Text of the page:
As parents, we often worry about our children’s well-being, even as they grow into young adults. When your child reaches the age of 18, a significant legal transition takes place – they become independent adults in the eyes of the law. While this is a milestone to celebrate, it also comes with some important responsibilities. One often overlooked aspect is the necessity of obtaining a power of attorney (POA) for your child.
A power of attorney is a legal document that grants a trusted individual (the “agent” or “attorney-in-fact”) the authority to make decisions on behalf of the person who creates the document (the “principal”).
*Healthcare Decision-Making: Accidents and health issues can happen at any age. If your child is unable to make healthcare decisions due to an accident or illness, having a healthcare power of attorney ensures that you can make those decisions on their behalf. Without one, you may not have the legal authority to access their medical records or make critical medical choices.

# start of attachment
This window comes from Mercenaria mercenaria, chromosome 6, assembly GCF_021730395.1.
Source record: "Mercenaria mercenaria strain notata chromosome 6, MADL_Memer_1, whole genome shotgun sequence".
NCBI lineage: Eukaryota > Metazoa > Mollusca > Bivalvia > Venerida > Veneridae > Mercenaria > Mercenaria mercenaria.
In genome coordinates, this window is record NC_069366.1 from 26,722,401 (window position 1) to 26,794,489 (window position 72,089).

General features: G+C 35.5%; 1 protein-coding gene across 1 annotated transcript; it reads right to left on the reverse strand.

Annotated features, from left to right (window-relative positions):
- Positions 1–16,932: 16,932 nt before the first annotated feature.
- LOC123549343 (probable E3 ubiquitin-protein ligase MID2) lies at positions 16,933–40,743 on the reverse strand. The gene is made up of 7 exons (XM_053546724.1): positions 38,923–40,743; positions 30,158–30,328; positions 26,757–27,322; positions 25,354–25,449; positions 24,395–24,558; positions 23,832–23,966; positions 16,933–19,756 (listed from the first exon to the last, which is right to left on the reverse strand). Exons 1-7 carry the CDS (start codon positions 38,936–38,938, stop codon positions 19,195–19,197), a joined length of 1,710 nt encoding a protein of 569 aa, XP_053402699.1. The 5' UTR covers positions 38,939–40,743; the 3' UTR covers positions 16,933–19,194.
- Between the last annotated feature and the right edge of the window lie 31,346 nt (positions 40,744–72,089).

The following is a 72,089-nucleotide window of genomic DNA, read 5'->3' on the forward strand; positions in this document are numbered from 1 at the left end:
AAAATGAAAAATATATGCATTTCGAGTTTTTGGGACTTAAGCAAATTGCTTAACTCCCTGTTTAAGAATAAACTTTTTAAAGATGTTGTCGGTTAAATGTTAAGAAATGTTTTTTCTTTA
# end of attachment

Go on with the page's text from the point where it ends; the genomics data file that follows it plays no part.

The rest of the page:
Unforeseen emergencies can arise, and having a power of attorney in place can make a crucial difference. It grants you the legal authority to act on your child’s behalf if they are unable to do so themselves, whether due to a medical emergency, travel abroad, or other unforeseen circumstances.
It’s important to have open and honest discussions with your child about the power of attorney. They should understand the implications and be involved in the decision-making process. While it may seem like a heavy topic, it is ultimately an important step in ensuring their safety and well-being.
In conclusion, getting a power of attorney when your child turns 18 is a responsible and practical step for parents. It provides a safety net, allowing you to act on their behalf in times of need while respecting their autonomy. Planning for the unexpected can make a significant difference in their well-being and your peace of mind.